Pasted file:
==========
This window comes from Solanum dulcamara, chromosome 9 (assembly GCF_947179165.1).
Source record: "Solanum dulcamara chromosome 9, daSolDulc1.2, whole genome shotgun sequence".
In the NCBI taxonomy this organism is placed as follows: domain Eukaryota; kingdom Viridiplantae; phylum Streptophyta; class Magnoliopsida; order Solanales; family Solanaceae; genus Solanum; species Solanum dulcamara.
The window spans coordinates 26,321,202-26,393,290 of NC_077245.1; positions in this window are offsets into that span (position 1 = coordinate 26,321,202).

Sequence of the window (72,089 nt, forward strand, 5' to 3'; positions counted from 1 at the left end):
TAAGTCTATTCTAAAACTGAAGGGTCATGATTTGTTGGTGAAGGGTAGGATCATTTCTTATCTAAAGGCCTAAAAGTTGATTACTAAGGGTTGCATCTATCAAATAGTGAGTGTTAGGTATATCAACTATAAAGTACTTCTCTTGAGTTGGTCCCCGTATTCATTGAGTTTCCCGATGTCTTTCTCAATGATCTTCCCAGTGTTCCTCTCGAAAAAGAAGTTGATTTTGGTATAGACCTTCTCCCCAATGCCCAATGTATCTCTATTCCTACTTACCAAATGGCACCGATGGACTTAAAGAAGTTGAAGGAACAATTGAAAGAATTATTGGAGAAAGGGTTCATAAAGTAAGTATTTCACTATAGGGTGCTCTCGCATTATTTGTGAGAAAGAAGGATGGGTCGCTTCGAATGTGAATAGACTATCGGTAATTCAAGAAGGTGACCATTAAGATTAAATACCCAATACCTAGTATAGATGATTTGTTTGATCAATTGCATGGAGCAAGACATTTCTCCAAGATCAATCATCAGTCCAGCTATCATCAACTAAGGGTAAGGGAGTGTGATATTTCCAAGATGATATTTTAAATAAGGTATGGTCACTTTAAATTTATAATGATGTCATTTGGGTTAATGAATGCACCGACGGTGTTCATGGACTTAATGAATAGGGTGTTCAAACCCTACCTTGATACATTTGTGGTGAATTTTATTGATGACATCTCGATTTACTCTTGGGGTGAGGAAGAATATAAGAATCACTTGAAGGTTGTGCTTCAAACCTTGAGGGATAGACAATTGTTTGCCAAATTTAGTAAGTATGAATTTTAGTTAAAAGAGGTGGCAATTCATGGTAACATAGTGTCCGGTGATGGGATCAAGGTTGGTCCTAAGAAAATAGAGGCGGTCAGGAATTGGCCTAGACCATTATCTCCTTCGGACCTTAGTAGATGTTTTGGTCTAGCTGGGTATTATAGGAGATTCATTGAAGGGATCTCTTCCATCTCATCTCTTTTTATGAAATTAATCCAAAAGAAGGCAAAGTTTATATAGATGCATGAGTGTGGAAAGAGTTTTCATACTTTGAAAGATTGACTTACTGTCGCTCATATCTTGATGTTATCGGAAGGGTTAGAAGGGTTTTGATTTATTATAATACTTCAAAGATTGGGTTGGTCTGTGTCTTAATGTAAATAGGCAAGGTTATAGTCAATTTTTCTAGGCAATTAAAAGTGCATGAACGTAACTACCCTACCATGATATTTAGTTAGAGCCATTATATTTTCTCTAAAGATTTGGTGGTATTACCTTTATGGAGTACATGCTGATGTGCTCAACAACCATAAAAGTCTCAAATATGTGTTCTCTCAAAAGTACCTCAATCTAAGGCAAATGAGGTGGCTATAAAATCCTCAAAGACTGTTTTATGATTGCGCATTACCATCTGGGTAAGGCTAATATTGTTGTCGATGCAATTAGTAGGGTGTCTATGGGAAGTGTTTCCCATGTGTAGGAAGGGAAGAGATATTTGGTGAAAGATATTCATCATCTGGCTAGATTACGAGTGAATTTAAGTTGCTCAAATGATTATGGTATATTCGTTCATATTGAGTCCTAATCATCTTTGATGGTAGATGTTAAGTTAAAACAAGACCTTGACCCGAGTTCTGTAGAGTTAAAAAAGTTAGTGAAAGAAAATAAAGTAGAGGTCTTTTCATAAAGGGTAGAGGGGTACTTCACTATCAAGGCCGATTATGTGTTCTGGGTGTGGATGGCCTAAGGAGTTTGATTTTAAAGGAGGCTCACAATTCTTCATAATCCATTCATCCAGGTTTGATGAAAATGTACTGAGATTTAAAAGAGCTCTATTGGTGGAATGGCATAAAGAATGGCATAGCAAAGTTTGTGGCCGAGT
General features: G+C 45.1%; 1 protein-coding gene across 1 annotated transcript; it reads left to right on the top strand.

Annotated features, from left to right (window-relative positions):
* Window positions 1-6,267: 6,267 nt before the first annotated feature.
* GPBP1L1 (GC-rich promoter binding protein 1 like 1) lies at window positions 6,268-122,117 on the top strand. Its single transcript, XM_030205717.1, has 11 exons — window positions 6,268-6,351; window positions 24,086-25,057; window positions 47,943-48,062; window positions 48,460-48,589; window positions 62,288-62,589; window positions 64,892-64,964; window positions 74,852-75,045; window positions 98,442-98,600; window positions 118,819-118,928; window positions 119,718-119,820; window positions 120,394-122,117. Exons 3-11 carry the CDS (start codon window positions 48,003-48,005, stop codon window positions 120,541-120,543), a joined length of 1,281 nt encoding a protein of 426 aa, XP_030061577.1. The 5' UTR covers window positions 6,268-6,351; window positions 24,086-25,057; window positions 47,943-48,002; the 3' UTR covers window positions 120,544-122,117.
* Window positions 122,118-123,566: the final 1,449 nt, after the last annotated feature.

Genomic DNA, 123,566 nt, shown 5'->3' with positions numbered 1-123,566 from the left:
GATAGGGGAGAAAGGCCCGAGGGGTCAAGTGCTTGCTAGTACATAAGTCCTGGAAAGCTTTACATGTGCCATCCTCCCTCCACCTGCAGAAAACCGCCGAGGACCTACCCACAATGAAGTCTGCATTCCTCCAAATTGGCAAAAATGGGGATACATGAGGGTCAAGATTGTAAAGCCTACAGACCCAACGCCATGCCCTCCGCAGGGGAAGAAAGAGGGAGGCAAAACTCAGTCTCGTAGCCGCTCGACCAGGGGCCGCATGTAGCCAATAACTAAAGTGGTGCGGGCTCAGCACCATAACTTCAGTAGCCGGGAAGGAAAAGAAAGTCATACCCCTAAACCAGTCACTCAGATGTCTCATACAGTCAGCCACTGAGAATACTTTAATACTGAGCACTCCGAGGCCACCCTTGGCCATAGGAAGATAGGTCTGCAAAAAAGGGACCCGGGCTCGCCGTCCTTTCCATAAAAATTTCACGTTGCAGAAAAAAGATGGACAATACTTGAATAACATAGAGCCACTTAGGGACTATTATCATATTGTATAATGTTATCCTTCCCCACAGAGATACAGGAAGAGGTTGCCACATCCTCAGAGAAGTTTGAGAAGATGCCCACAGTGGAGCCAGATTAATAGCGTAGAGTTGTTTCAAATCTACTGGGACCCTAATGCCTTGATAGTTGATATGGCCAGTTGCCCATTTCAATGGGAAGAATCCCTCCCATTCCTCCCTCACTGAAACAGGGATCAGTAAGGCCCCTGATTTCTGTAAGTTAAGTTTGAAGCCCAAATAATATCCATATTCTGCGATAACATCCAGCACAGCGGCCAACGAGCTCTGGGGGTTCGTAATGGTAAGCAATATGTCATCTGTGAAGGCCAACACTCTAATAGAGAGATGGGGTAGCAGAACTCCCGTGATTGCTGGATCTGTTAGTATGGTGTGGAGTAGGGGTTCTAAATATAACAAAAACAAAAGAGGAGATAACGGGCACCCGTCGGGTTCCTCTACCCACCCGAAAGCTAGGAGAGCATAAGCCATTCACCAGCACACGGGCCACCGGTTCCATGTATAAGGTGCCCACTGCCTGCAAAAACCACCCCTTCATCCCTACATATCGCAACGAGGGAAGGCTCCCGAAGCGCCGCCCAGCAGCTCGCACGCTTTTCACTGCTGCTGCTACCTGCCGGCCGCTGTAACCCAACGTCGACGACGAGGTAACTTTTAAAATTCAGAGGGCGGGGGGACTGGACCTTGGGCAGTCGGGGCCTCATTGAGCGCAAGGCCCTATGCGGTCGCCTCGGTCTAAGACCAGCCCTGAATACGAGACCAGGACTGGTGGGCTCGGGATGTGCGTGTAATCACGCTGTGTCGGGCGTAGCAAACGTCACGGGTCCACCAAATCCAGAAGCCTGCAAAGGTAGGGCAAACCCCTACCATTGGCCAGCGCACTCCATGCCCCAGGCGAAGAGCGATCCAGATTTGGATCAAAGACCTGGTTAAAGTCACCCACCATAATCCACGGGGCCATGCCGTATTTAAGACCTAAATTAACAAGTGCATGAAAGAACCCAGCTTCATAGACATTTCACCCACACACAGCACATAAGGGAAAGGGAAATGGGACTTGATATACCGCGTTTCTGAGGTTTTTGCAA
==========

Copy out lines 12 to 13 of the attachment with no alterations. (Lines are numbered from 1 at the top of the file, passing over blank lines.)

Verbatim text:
Genomic DNA, 123,566 nt, shown 5'->3' with positions numbered 1-123,566 from the left:
GATAGGGGAGAAAGGCCCGAGGGGTCAAGTGCTTGCTAGTACATAAGTCCTGGAAAGCTTTACATGTGCCATCCTCCCTCCACCTGCAGAAAACCGCCGAGGACCTACCCACAATGAAGTCTGCATTCCTCCAAATTGGCAAAAATGGGGATACATGAGGGTCAAGATTGTAAAGCCTACAGACCCAACGCCATGCCCTCCGCAGGGGAAGAAAGAGGGAGGCAAAACTCAGTCTCGTAGCCGCTCGACCAGGGGCCGCATGTAGCCAATAACTAAAGTGGTGCGGGCTCAGCACCATAACTTCAGTAGCCGGGAAGGAAAAGAAAGTCATACCCCTAAACCAGTCACTCAGATGTCTCATACAGTCAGCCACTGAGAATACTTTAATACTGAGCACTCCGAGGCCACCCTTGGCCATAGGAAGATAGGTCTGCAAAAAAGGGACCCGGGCTCGCCGTCCTTTCCATAAAAATTTCACGTTGCAGAAAAAAGATGGACAATACTTGAATAACATAGAGCCACTTAGGGACTATTATCATATTGTATAATGTTATCCTTCCCCACAGAGATACAGGAAGAGGTTGCCACATCCTCAGAGAAGTTTGAGAAGATGCCCACAGTGGAGCCAGATTAATAGCGTAGAGTTGTTTCAAATCTACTGGGACCCTAATGCCTTGATAGTTGATATGGCCAGTTGCCCATTTCAATGGGAAGAATCCCTCCCATTCCTCCCTCACTGAAACAGGGATCAGTAAGGCCCCTGATTTCTGTAAGTTAAGTTTGAAGCCCAAATAATATCCATATTCTGCGATAACATCCAGCACAGCGGCCAACGAGCTCTGGGGGTTCGTAATGGTAAGCAATATGTCATCTGTGAAGGCCAACACTCTAATAGAGAGATGGGGTAGCAGAACTCCCGTGATTGCTGGATCTGTTAGTATGGTGTGGAGTAGGGGTTCTAAATATAACAAAAACAAAAGAGGAGATAACGGGCACCCGTCGGGTTCCTCTACCCACCCGAAAGCTAGGAGAGCATAAGCCATTCACCAGCACACGGGCCACCGGTTCCATGTATAAGGTGCCCACTGCCTGCAAAAACCACCCCTTCATCCCTACATATCGCAACGAGGGAAGGCTCCCGAAGCGCCGCCCAGCAGCTCGCACGCTTTTCACTGCTGCTGCTACCTGCCGGCCGCTGTAACCCAACGTCGACGACGAGGTAACTTTTAAAATTCAGAGGGCGGGGGGACTGGACCTTGGGCAGTCGGGGCCTCATTGAGCGCAAGGCCCTATGCGGTCGCCTCGGTCTAAGACCAGCCCTGAATACGAGACCAGGACTGGTGGGCTCGGGATGTGCGTGTAATCACGCTGTGTCGGGCGTAGCAAACGTCACGGGTCCACCAAATCCAGAAGCCTGCAAAGGTAGGGCAAACCCCTACCATTGGCCAGCGCACTCCATGCCCCAGGCGAAGAGCGATCCAGATTTGGATCAAAGACCTGGTTAAAGTCACCCACCATAATCCACGGGGCCATGCCGTATTTAAGACCTAAATTAACAAGTGCATGAAAGAACCCAGCTTCATAGACATTTCACCCACACACAGCACATAAGGGAAAGGGAAATGGGACTTGATATACCGCGTTTCTGAGGTTTTTGCAA